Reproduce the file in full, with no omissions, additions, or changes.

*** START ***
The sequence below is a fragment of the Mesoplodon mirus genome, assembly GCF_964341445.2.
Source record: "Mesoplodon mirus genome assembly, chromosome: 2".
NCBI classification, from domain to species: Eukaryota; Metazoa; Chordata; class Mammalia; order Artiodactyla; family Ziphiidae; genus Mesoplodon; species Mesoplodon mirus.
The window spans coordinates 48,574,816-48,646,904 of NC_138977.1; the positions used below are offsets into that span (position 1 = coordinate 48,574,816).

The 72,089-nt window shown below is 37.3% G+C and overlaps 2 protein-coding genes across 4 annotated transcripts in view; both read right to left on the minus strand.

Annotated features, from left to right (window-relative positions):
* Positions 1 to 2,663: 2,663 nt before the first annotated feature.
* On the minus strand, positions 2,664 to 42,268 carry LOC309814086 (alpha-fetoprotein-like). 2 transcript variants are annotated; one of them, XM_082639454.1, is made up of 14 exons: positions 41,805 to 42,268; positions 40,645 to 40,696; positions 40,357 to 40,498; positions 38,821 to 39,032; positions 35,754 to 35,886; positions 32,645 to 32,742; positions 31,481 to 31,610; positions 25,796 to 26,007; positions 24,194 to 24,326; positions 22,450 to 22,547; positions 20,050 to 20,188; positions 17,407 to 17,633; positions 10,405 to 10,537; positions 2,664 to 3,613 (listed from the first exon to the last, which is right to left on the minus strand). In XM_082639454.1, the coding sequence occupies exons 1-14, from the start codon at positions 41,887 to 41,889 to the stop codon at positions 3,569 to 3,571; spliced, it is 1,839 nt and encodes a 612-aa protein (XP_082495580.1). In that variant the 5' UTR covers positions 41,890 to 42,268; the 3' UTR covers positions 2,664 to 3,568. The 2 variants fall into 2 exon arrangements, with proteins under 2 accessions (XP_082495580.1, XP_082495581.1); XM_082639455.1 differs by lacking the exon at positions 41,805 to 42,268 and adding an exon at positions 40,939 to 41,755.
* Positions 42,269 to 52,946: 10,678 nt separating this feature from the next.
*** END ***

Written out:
The sequence below is a fragment of the Mesoplodon mirus genome, assembly GCF_964341445.2.
Source record: "Mesoplodon mirus genome assembly, chromosome: 2".
NCBI classification, from domain to species: Eukaryota; Metazoa; Chordata; class Mammalia; order Artiodactyla; family Ziphiidae; genus Mesoplodon; species Mesoplodon mirus.
The window spans coordinates 48,574,816-48,646,904 of NC_138977.1; the positions used below are offsets into that span (position 1 = coordinate 48,574,816).

The 72,089-nt window shown below is 37.3% G+C and overlaps 2 protein-coding genes across 4 annotated transcripts in view; both read right to left on the minus strand.

Annotated features, from left to right (window-relative positions):
* Positions 1 to 2,663: 2,663 nt before the first annotated feature.
* On the minus strand, positions 2,664 to 42,268 carry LOC309814086 (alpha-fetoprotein-like). 2 transcript variants are annotated; one of them, XM_082639454.1, is made up of 14 exons: positions 41,805 to 42,268; positions 40,645 to 40,696; positions 40,357 to 40,498; positions 38,821 to 39,032; positions 35,754 to 35,886; positions 32,645 to 32,742; positions 31,481 to 31,610; positions 25,796 to 26,007; positions 24,194 to 24,326; positions 22,450 to 22,547; positions 20,050 to 20,188; positions 17,407 to 17,633; positions 10,405 to 10,537; positions 2,664 to 3,613 (listed from the first exon to the last, which is right to left on the minus strand). In XM_082639454.1, the coding sequence occupies exons 1-14, from the start codon at positions 41,887 to 41,889 to the stop codon at positions 3,569 to 3,571; spliced, it is 1,839 nt and encodes a 612-aa protein (XP_082495580.1). In that variant the 5' UTR covers positions 41,890 to 42,268; the 3' UTR covers positions 2,664 to 3,568. The 2 variants fall into 2 exon arrangements, with proteins under 2 accessions (XP_082495580.1, XP_082495581.1); XM_082639455.1 differs by lacking the exon at positions 41,805 to 42,268 and adding an exon at positions 40,939 to 41,755.
* Positions 42,269 to 52,946: 10,678 nt separating this feature from the next.